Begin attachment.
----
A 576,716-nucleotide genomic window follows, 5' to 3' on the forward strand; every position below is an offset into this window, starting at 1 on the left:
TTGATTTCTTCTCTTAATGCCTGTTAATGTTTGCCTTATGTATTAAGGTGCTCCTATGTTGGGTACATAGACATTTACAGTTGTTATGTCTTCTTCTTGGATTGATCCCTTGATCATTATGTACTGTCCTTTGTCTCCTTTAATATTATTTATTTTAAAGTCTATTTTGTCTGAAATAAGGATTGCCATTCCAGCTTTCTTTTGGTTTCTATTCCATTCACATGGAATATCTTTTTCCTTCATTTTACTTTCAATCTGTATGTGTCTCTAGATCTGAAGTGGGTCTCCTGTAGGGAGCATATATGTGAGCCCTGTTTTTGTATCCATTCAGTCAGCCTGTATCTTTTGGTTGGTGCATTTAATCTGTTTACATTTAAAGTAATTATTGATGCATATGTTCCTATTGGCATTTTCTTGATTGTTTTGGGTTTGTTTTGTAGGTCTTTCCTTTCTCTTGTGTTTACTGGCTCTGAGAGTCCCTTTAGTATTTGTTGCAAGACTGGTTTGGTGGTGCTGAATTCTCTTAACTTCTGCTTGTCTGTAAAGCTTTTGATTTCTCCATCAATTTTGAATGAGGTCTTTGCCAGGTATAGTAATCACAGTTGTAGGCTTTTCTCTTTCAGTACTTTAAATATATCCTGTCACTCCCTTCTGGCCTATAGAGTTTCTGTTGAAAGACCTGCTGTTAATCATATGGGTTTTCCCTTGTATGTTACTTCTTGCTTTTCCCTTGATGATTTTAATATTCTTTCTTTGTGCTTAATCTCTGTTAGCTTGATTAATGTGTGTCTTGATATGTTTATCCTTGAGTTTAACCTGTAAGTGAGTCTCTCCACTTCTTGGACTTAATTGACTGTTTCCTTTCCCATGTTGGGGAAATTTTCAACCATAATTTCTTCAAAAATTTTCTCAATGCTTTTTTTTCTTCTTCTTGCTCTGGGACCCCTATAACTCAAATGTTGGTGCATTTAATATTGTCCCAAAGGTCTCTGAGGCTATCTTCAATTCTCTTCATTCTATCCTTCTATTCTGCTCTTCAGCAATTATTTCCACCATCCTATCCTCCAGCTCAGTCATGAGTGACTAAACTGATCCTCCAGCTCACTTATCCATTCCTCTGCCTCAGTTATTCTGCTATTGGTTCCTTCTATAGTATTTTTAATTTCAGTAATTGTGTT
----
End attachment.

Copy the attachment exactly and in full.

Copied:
A 576,716-nucleotide genomic window follows, 5' to 3' on the forward strand; every position below is an offset into this window, starting at 1 on the left:
TTGATTTCTTCTCTTAATGCCTGTTAATGTTTGCCTTATGTATTAAGGTGCTCCTATGTTGGGTACATAGACATTTACAGTTGTTATGTCTTCTTCTTGGATTGATCCCTTGATCATTATGTACTGTCCTTTGTCTCCTTTAATATTATTTATTTTAAAGTCTATTTTGTCTGAAATAAGGATTGCCATTCCAGCTTTCTTTTGGTTTCTATTCCATTCACATGGAATATCTTTTTCCTTCATTTTACTTTCAATCTGTATGTGTCTCTAGATCTGAAGTGGGTCTCCTGTAGGGAGCATATATGTGAGCCCTGTTTTTGTATCCATTCAGTCAGCCTGTATCTTTTGGTTGGTGCATTTAATCTGTTTACATTTAAAGTAATTATTGATGCATATGTTCCTATTGGCATTTTCTTGATTGTTTTGGGTTTGTTTTGTAGGTCTTTCCTTTCTCTTGTGTTTACTGGCTCTGAGAGTCCCTTTAGTATTTGTTGCAAGACTGGTTTGGTGGTGCTGAATTCTCTTAACTTCTGCTTGTCTGTAAAGCTTTTGATTTCTCCATCAATTTTGAATGAGGTCTTTGCCAGGTATAGTAATCACAGTTGTAGGCTTTTCTCTTTCAGTACTTTAAATATATCCTGTCACTCCCTTCTGGCCTATAGAGTTTCTGTTGAAAGACCTGCTGTTAATCATATGGGTTTTCCCTTGTATGTTACTTCTTGCTTTTCCCTTGATGATTTTAATATTCTTTCTTTGTGCTTAATCTCTGTTAGCTTGATTAATGTGTGTCTTGATATGTTTATCCTTGAGTTTAACCTGTAAGTGAGTCTCTCCACTTCTTGGACTTAATTGACTGTTTCCTTTCCCATGTTGGGGAAATTTTCAACCATAATTTCTTCAAAAATTTTCTCAATGCTTTTTTTTCTTCTTCTTGCTCTGGGACCCCTATAACTCAAATGTTGGTGCATTTAATATTGTCCCAAAGGTCTCTGAGGCTATCTTCAATTCTCTTCATTCTATCCTTCTATTCTGCTCTTCAGCAATTATTTCCACCATCCTATCCTCCAGCTCAGTCATGAGTGACTAAACTGATCCTCCAGCTCACTTATCCATTCCTCTGCCTCAGTTATTCTGCTATTGGTTCCTTCTATAGTATTTTTAATTTCAGTAATTGTGTT